The Complete Guide to a Circular Economy of Paper
Although we live in a digital era, we still produce an astonishing amount of paper. Globally, paper production is at 390 million tonnes, and is expected to rise to 490 million tonnes by 2020. Unsurprisingly, massive rates of paper production requires massive amounts of natural resources. Approximately 24 trees, 300 million liters of water, and 32 million BTUs of energy are used to produce just 1 ton of paper. Clearly this has a significant environmental impact, both upstream during production and raw material sourcing, and downstream when the paper and production byproducts are disposed.
Upstream, the earth’s limited natural resources are being used up without always being renewed, while some resources, like fresh water, are not renewable in the first place. This has both environmental and economic implications: as the earth’s resources are steadily depleted, the resources needed to produce paper become scarcer, and thus more expensive. How then, will paper manufacturers manage to source the necessary inputs, both physically and financially?
Downstream, waste paper and its industrial byproducts are still largely lost to landfill or are released into the environment. These, however, are valuable resources that can be harnessed by paper manufacturers as input into future production processes, or to be sold to other industries who make use of them in other ways. But as of yet, most paper companies aren’t taking advantage of the opportunity.
A shift towards the circular economy is the way to address these concerns. Within a circular economy, materials flow in closed loops, with as little as possible leaving the system as waste. This means that resources and materials are used again and again, with one system’s waste used as another system’s resource. This way, companies can profit from turning their valueless waste into valuable resource, multiple industries around the loop are provided with a renewable and affordable supply of the resources they need, waste is kept out of the environment, and precious natural resources and ecosystems are preserved.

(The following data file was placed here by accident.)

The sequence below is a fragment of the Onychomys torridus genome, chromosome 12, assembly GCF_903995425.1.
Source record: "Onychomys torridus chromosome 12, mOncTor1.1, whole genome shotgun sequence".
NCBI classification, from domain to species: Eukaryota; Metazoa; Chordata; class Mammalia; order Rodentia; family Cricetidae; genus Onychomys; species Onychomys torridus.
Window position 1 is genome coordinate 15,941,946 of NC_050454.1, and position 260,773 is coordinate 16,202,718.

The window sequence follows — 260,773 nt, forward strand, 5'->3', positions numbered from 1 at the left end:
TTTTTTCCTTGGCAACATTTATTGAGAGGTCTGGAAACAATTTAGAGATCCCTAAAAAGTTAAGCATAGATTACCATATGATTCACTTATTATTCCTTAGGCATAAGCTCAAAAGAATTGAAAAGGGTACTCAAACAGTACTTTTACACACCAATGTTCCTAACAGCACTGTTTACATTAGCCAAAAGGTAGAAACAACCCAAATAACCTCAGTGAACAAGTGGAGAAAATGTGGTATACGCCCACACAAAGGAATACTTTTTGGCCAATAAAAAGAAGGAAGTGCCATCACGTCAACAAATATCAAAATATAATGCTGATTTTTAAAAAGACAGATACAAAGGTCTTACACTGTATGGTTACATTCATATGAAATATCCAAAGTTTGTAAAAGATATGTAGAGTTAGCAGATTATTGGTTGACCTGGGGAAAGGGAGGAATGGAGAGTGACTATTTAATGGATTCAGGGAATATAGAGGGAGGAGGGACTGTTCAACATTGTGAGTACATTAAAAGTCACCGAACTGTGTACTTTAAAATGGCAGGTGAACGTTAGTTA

Sounds like a great system? Excited about the possibilities a circular economy of paper may hold for your business? Then read on. Treat this as your complete guide to all the circular opportunities the paper industry holds, presented to you throughout the four main phases of the circular life cycle of paper.
1 — Design
Circularity starts with design. From the get-go, manufacturers work to continuously improve paper’s structure and design to support its journey through a circular — rather than linear — economy. To achieve this, there are several elements that designers can focus on.
Making paper products more durable in order to optimize and extend their useful life is a primary consideration — after all, a product is more valuable when it is still in its first-life form than when it has been recycled. Designing for longevity often involves rethinking the materials that paper is made out of, or the way it is physically structured, or how it reacts to the inks it will come into contact with.
Ensuring that the paper makes it into the recycling bin is important, but not enough. It is in the industry’s best interests to make paper easier and safer to recycle. For example, when producing colored paper, the dyes used should be those that can be easily removed by the standard bleaching agents used at recycling plants.
Furthermore, certain elements that are added to the paper by consumers, like ink and glue, may be difficult to separate from it, causing much of the paper’s fibers to be lost during recycling. This means that the amount of recycled pulp derived from used paper is not enough on its own to produce the amount of paper that we need, resulting in more virgin resources being needed to create enough pulp. This presents an opportunity for paper manufacturers to partner with the ink and glue industries, to co-design additives that are easy to separate from paper, in order to reduce these fiber losses during recycling and ultimately reduce the amount of virgin resources that are needed.